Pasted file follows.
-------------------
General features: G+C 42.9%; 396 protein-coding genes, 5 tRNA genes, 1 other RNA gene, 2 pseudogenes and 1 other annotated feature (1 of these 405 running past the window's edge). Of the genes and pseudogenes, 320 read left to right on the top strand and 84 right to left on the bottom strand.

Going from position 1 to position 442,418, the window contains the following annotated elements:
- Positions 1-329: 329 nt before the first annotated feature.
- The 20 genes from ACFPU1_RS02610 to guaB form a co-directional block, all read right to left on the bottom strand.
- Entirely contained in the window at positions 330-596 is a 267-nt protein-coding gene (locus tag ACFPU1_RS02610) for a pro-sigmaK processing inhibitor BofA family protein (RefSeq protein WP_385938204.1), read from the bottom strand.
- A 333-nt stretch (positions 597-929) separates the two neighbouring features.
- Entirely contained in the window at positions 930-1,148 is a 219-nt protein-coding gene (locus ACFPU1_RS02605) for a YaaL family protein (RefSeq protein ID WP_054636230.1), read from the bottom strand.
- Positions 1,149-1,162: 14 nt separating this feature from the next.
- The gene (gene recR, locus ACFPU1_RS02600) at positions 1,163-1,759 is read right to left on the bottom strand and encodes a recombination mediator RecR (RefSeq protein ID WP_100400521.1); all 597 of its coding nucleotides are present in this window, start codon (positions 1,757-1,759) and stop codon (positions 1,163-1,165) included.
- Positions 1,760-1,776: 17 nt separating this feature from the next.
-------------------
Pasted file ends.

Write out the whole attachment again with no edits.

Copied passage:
General features: G+C 42.9%; 396 protein-coding genes, 5 tRNA genes, 1 other RNA gene, 2 pseudogenes and 1 other annotated feature (1 of these 405 running past the window's edge). Of the genes and pseudogenes, 320 read left to right on the top strand and 84 right to left on the bottom strand.

Going from position 1 to position 442,418, the window contains the following annotated elements:
- Positions 1-329: 329 nt before the first annotated feature.
- The 20 genes from ACFPU1_RS02610 to guaB form a co-directional block, all read right to left on the bottom strand.
- Entirely contained in the window at positions 330-596 is a 267-nt protein-coding gene (locus tag ACFPU1_RS02610) for a pro-sigmaK processing inhibitor BofA family protein (RefSeq protein WP_385938204.1), read from the bottom strand.
- A 333-nt stretch (positions 597-929) separates the two neighbouring features.
- Entirely contained in the window at positions 930-1,148 is a 219-nt protein-coding gene (locus ACFPU1_RS02605) for a YaaL family protein (RefSeq protein ID WP_054636230.1), read from the bottom strand.
- Positions 1,149-1,162: 14 nt separating this feature from the next.
- The gene (gene recR, locus ACFPU1_RS02600) at positions 1,163-1,759 is read right to left on the bottom strand and encodes a recombination mediator RecR (RefSeq protein ID WP_100400521.1); all 597 of its coding nucleotides are present in this window, start codon (positions 1,757-1,759) and stop codon (positions 1,163-1,165) included.
- Positions 1,760-1,776: 17 nt separating this feature from the next.